Most Oregon corporate businesses have been getting a free ride on their state tax bill for many years.  Oregon Ballot Measure 67 is an effort to fairly correct the loopholes that have allowed most every business to essentially avoid state corporate taxes.  It is time that we approve this common sense measure already passed by the Oregon Legislature and signed by the governor.

The following is a summary of the new tax structure:

Under current law, corporations conducting business in Oregon pay $10 minimum income tax; tax has not changed since 1931. Some corporations pay a profits tax of 6.6%. All other businesses pay no minimum or profits tax. Beginning in tax year 2009, the Measure increase $10 minimum corporate tax to $150; some corporations with over $500,000 in Oregon revenues will pay minimum tax of approximately 0.1% of Oregon revenues. Limits tax to $150 for S corprations and partnerships. Sole proprietors are not impacted by this measure. Raises tax rates some corporations pay on profits by 1.3 percentage points until 2011; increase then drops to 1 percentage point and as of 2013, applies only to profits over $10 million. Corporations pay minimum tax or profits tax, not both. Increases filing fees by $50 for Oregon businesses, by $225 for out of the state business. Raises estimated $255 million to provide funds currently budgeted for education, health care, public safety, other services. Because some state money brings in federal matching funds, Oregon will likely receive more federal money if measure passes than if the Measure fails. Other provisions.

Currently, the majority of corporations in Oregon pay the minimum corporate tax of $10.  Yes, they pay ten dollars a year to the state.  This proposal, that minimum tax would go up to just $150.  To put this tax into perspective, $10 probably is not enough to pay the clerk at the Department of Revenue to open the envelope that the tax return comes in and enter it into the DOR computer.  $10 might have been a lot of money in 1931 when the rate was last set, but it is a pittance now.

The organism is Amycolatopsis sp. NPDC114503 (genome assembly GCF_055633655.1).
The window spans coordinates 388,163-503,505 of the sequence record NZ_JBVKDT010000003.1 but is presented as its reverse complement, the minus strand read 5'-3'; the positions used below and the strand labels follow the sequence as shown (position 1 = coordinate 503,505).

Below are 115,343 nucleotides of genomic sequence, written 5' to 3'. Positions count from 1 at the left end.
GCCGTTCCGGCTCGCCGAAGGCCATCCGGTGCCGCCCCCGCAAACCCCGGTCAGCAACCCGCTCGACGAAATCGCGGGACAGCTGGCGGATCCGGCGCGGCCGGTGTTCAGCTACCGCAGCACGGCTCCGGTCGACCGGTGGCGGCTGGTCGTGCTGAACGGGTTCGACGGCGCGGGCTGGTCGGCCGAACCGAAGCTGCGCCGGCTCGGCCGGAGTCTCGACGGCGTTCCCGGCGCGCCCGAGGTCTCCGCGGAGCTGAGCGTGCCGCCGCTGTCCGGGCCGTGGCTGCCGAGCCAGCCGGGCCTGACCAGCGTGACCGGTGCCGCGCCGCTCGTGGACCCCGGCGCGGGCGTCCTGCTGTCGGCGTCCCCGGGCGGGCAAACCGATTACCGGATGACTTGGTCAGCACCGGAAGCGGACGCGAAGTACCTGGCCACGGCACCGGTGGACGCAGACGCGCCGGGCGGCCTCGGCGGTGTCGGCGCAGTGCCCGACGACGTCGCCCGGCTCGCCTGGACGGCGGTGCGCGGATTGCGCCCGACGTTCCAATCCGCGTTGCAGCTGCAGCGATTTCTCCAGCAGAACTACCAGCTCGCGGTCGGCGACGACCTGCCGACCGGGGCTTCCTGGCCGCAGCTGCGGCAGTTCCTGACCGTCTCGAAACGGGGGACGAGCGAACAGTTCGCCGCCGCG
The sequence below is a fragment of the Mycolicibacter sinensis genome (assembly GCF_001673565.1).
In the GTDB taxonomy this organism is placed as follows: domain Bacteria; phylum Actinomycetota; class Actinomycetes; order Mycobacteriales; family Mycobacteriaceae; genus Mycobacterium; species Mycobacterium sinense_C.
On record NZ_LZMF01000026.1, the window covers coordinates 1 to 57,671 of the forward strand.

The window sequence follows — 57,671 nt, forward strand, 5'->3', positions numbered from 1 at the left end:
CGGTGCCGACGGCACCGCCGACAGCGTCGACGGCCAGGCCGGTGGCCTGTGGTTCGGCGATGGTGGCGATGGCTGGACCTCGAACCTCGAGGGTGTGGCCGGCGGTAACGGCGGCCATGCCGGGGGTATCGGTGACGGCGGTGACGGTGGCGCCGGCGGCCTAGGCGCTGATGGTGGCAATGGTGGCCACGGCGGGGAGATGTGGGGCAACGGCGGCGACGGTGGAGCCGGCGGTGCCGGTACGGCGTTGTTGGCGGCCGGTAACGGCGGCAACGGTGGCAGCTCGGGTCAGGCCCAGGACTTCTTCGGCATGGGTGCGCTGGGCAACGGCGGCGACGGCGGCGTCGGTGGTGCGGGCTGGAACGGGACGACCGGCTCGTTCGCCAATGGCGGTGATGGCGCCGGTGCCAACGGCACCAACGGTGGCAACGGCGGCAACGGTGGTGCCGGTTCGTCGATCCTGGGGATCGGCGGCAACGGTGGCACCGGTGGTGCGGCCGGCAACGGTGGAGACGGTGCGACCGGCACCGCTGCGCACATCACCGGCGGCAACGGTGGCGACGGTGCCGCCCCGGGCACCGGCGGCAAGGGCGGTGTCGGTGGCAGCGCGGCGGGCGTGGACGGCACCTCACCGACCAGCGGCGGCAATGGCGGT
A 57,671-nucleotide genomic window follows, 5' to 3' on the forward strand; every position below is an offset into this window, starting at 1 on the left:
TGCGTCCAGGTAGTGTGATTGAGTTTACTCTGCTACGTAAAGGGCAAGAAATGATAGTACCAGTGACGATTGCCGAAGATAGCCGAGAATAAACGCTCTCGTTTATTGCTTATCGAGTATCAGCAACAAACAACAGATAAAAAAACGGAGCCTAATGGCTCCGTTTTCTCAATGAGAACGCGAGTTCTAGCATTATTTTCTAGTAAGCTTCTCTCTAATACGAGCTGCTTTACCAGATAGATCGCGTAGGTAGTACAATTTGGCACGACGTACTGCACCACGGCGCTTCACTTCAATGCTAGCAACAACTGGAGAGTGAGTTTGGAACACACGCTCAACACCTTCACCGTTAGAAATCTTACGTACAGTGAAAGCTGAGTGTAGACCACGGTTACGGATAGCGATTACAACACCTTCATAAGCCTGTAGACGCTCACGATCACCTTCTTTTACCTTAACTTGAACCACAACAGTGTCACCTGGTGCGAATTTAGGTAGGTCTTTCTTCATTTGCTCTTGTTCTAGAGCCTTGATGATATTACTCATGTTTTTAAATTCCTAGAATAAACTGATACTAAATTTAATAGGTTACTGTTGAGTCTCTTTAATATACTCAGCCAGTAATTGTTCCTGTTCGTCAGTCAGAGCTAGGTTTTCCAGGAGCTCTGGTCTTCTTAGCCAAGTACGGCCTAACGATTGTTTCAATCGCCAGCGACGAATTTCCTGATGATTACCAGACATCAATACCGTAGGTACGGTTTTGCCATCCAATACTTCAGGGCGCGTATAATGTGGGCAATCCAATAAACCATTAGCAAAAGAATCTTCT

An additional tax is proposed for businesses with over $500,000 in Oregon gross sales.  That tax would amount to only 0.1% of sales.  Washington State has had a similar tax (the Business & Occupation Tax) which is quite similar.  Washington’s version has a rate about 10-times as much, and applies to all businesses, not just those with over $500,000 in sales.  In all, Oregon’s tax seems quite reasonable, considering the good that it will do for the state’s economy.

Many businesses have claimed in arguments against this measure that the tax will be so burdensome that they will have to lay-off employees.  Those are harsh and attention-getting words at a time when the unemployment rate is so high.  However, for the relative amounts that are under consideration for each business, it seems that there would be other places where these amounts could be made up.

This tax will not be a burden at all for any real business in Oregon.  For the difference that this will make for the majority of us, the residents of Oregon, the benefit will more than make up for the small amounts of taxes involved.

I really don’t consider this a significant increase in taxes.  For the vast majority of Oregon corporations, this is simply an effort to bring the nominal fees up to something that is not so low as to be silly.  This measure will bring needed money into the state treasury to support the services that we need, while being an inconvenience to nearly none of us.  I urge you to vote YES on Oregon Ballot Measure 67.